But the low prices don't just stop at necessities. If you’re looking for the best deal on headphones, all you have to do is go to the electronics coupon page and it will bring up a deal on these COWIN E7 PRO noise-canceling headphones, which are now $80, thanks to a $10 coupon you could have missed.

Alternatively, if you are looking for deals on specific brands, you can search for their coupons from the page. So if you've had your eye on the Homall S-Racer gaming chair, you’ll find there's currently a coupon that saves you 5 percent, thanks to a simple search.

To discover all the deals you have been missing out on, head over to the Amazon Coupons page.

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The Northern Lights Storms Are Getting Names—and You Can Offer Up Your Suggestions

A nameless northern lights show in Ylläs, Finland.
A nameless northern lights show in Ylläs, Finland.
Heikki Holstila, Flickr // CC BY-ND 2.0

While all northern lights are spectacular, they’re not all spectacular in the same way. Aurora borealis, or “northern dawn,” occurs when electrons in the magnetic field surrounding Earth transfer energy to oxygen and nitrogen molecules in the atmosphere. The molecules then emit the excess energy as light particles, which create scintillating displays whose colors and shapes depend on many known and unknown factors [PDF]—type of molecule, amount of energy transferred, location in the magnetosphere, etc.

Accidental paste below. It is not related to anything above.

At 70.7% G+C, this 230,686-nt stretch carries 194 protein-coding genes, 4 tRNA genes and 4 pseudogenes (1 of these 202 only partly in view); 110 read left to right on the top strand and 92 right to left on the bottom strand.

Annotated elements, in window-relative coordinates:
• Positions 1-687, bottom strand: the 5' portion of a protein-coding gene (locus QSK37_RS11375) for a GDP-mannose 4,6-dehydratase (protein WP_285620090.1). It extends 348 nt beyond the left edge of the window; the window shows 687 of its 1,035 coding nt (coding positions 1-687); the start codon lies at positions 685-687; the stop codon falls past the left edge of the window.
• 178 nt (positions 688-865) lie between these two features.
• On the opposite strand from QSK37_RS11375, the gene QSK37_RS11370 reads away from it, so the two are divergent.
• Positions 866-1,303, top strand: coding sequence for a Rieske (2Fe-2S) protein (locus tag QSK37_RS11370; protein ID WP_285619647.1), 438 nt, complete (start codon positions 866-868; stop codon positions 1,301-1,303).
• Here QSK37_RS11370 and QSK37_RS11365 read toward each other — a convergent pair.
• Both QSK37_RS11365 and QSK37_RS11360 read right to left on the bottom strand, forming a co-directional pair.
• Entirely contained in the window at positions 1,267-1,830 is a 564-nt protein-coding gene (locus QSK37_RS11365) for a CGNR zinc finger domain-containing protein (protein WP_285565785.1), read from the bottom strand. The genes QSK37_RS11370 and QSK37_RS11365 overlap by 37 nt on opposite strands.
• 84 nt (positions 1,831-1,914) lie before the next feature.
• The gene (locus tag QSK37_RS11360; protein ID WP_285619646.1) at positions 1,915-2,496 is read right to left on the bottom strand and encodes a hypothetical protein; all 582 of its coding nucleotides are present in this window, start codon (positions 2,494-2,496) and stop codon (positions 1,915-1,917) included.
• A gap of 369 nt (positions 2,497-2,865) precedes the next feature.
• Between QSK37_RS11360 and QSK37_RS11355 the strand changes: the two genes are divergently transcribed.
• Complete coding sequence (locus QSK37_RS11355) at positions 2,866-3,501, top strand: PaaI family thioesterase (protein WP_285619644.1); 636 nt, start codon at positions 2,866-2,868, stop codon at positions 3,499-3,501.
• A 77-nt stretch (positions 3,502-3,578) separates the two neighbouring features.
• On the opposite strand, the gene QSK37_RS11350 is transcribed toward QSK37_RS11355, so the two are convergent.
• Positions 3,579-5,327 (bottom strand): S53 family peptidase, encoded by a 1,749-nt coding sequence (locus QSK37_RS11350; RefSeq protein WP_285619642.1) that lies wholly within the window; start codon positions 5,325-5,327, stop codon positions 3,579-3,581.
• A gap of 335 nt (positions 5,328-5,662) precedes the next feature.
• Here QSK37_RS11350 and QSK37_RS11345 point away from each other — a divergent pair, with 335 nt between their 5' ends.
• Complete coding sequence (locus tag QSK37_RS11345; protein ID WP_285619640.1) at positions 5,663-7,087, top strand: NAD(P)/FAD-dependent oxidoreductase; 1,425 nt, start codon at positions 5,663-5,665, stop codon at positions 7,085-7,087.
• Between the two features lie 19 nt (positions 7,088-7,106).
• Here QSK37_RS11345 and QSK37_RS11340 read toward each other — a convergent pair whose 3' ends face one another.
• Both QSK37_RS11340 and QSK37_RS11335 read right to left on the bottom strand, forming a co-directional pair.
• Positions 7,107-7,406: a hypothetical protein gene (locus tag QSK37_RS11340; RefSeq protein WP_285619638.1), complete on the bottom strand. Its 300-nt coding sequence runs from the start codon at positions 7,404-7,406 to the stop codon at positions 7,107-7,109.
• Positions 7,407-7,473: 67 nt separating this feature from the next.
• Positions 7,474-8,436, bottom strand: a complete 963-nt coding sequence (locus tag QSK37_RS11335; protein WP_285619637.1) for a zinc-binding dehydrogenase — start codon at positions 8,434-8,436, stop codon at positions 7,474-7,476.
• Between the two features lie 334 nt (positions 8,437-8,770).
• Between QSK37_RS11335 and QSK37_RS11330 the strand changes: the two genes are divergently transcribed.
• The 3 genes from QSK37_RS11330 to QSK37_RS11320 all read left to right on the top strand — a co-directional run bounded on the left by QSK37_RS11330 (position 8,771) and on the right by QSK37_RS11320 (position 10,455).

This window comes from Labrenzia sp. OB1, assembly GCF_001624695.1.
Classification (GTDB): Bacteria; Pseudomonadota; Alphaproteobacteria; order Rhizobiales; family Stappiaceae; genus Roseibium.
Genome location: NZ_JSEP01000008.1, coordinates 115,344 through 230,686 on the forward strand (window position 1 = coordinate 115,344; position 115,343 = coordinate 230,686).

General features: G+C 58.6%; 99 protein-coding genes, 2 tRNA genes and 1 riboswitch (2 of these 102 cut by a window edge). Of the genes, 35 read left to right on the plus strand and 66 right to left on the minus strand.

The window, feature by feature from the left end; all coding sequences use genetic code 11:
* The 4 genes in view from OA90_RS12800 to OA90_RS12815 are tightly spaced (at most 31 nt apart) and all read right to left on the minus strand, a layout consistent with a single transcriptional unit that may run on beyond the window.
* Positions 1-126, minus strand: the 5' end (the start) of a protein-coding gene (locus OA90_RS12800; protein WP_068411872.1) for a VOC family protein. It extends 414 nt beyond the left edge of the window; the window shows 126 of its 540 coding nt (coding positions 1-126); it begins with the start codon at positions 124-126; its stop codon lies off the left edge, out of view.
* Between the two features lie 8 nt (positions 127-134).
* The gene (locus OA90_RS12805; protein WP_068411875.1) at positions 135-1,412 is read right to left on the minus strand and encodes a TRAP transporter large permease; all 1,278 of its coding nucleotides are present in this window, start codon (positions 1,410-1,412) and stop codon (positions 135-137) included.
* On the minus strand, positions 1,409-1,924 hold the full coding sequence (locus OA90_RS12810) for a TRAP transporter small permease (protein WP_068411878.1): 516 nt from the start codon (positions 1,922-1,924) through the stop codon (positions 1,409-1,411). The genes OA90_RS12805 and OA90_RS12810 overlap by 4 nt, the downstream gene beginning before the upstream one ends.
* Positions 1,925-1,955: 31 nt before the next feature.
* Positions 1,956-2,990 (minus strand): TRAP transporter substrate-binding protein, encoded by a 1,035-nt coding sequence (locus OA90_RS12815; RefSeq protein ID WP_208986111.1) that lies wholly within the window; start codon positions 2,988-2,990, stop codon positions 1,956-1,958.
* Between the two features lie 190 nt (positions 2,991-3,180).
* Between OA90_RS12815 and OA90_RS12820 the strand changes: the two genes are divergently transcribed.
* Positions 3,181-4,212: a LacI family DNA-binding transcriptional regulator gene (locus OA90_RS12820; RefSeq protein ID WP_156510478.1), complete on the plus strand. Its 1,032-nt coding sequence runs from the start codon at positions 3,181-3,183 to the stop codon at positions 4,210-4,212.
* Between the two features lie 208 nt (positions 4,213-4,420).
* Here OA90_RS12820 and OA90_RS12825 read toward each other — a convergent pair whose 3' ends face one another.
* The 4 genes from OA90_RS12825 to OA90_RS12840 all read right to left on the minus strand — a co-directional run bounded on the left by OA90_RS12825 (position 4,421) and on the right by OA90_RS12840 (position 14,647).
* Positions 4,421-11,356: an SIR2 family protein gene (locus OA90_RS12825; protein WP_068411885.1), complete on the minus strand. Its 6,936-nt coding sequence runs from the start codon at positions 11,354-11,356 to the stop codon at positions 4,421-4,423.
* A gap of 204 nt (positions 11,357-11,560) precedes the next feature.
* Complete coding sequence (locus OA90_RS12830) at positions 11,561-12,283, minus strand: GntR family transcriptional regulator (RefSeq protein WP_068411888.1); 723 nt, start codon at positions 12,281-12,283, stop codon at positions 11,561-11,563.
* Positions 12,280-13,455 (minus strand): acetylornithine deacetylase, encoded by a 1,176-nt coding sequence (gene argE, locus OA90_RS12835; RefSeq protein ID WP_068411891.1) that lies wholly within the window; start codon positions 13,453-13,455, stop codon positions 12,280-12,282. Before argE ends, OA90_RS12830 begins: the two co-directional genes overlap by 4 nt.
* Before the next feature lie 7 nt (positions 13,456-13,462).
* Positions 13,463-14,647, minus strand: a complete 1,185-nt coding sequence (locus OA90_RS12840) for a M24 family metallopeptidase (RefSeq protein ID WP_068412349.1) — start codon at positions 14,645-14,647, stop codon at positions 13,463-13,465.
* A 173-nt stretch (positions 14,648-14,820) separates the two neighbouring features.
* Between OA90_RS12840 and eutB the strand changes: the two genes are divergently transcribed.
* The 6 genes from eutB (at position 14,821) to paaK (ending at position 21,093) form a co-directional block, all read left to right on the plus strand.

Though the “storms” are extremely distinct from each other, they haven’t been named in the past the way hurricanes and other storms are christened. That’s now changing, courtesy of a tourism organization called Visit Arctic Europe. As Travel + Leisure reports, the organization will now christen the strongest storms with Nordic names to make it easier to keep track of them.

“There are so many northern lights visible in Arctic Europe from autumn to early spring that we started giving them names the same way other storms are named. This way, they get their own identities and it’s easier to communicate about them,” Visit Arctic Europe’s program director Rauno Posio explained in a statement.

Scientists will be able to reference the names in their studies, much like they do with hurricanes. And if you’re a tourist hoping to check out other people’s footage of the specific sky show you just witnessed, searching by name on social media will likely turn up better results than a broad “#auroraborealis.”

Visit Arctic Europe has already given names to recent northern lights storms, including Freya, after the Norse goddess of love, beauty, and fertility, and Sampo, after “the miracle machine and magic mill in the Finnish national epic poem, ‘Kalevala.’” A few other monikers pay tribute to some of the organization’s resident “aurora hunters.”

But you don’t have to be a goddess or an aurora hunter in order to get in on the action. Anybody can submit a name (along with an optional explanation for your suggestion) through the “Naming Auroras” page here. It’s probably safe to assume that submissions related to Nordic history or culture have a better chance of being chosen, but there’s technically nothing to stop you from asking Visit Arctic Europe to name a northern lights show after your dog.

[h/t Travel + Leisure]